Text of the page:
Real Estate

What Keeps People From Purchasing A Home Or Investment Real Estate?

Diana Hill
Professional Real Estate Investor Instructor

“If real estate is a sound investment what keeps people from purchasing either a home or investment real estate?”  This was a question from an Online Trading Academy student and I thought that it would be an excellent subject for an article.

I’ve identified 5 main fears or objections.

  1. Property Value Loss – We are all aware of the huge loss in value that many have suffered because of the economic down turn in the last several years.  What else  affects value and what can you do to prevent taking a big hit?  Some of the things to avoid:
    • Neighborhoods that are on the decline
    • Areas where there is a lot of new building which is  more attractive than the older homes
    • Direct neighborhoods that have public or unpleasant developments such as a prison, freeway, factories.  Better to be the bedroom community for these industries.
  2. Maintenance and Fix up Cost for Investment Property – One of the things you must consider is ongoing maintenance and fix up cost.   One of the first things that should be done when buying a property is to get an inspection.  There is often an acceptable period of time (five to ten days) in which to have this completed and still cancel the contract.  Once this is complete; you will have a much better idea of costs to repair the property and maintain it. There are also a few things you can do to avoid additional fix up and maintenance costs:
    • Purchase a property that has been well-maintained
    • Purchase a property that has recently had major components upgraded or replaced, such as roof, water heater, plumbing and electrical, etc…
    • Purchase new construction, often comes with a warranty
    • Purchase a home warranty
    • Have an emergency fund
  3. Buyer’s Remorse – The fear you are going to make a mistake and buy the wrong property.  If you have a clearly defined list of qualities and know your limitations, you will make a better decision.  Have a list of features you must have and ones that aren’t acceptable.  Then make sure you view several properties and revisit the list.  When you find a property that feels right, run the numbers and then sleep on it.  Don’t exceed your budget, nothing will bring remorse faster.  Also remember that if one gets away there is always another one around the corner.
  4. Not being able to make the payments on the property – If the property is a quick turn property, you should have at least six months of mortgage payments at your disposal.  You should have also run the numbers (an exercise we do in class) to see if the property will break-even if rented.  It’s important to have a plan “B”. If it’s a rental property then you should know what the expected vacancy factor is and have that calculated into your monthly budget. This will let you know the affordability of the property.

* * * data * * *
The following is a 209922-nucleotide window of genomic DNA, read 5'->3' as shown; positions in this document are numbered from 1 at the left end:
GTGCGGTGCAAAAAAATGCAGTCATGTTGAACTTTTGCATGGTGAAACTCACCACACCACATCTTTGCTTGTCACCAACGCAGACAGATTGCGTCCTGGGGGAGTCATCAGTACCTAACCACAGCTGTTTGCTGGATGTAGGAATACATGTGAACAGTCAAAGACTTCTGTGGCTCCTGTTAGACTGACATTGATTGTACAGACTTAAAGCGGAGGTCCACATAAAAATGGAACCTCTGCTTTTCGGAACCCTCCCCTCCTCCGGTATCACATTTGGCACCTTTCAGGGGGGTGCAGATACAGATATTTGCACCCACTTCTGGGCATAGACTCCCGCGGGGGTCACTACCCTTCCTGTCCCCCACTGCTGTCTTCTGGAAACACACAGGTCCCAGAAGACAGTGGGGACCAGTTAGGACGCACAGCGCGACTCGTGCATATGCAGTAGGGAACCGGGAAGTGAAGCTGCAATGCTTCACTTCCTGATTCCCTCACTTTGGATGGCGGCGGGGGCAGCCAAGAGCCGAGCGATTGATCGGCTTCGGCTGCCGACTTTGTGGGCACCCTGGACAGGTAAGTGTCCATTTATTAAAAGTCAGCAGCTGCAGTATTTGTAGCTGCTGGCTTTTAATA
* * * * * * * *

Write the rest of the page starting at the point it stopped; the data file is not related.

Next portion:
5. Finding the Money – If you feel that you lack the financial sophistication to manage finding the right loan there are several things you can do.Educate yourself on the different loans that are available. There are many resources online, in book stores or the library (yes they are still around).
    • Make sure your resources are in order
    • Have a Statement of Financial Position
    • Use a Mortgage Broker with a good reputation who has been in the business a long time.
    • Look into using retirement funds if this is an investment (we cover this in class).

Here are some things to look for:Investment

    • Areas with low-crime
    • Property that is well kept
    • Good school districts

I share some great websites in class that can help you easily get this kind of demographic information.

Historically, real estate has an 8.6 percent rate of return a year, over a ten year period of time.  So, if you took the above precautions, you might have to wait for an upturn in the market but in the long run your investment will have gained in value.

The key message is  – Being prepared eliminates fear.

Diana Hill



This newsletter is written for educational purposes only. By no means do any of its contents recommend, advocate or urge the buying, selling or holding of any financial instrument whatsoever. Trading and Investing involves high levels of risk. The author expresses personal opinions and will not assume any responsibility whatsoever for the actions of the reader. The author may or may not have positions in Financial Instruments discussed in this newsletter. Future results can be dramatically different from the opinions expressed herein. Past performance does not guarantee future results. Reprints allowed for private reading only, for all else, please obtain permission.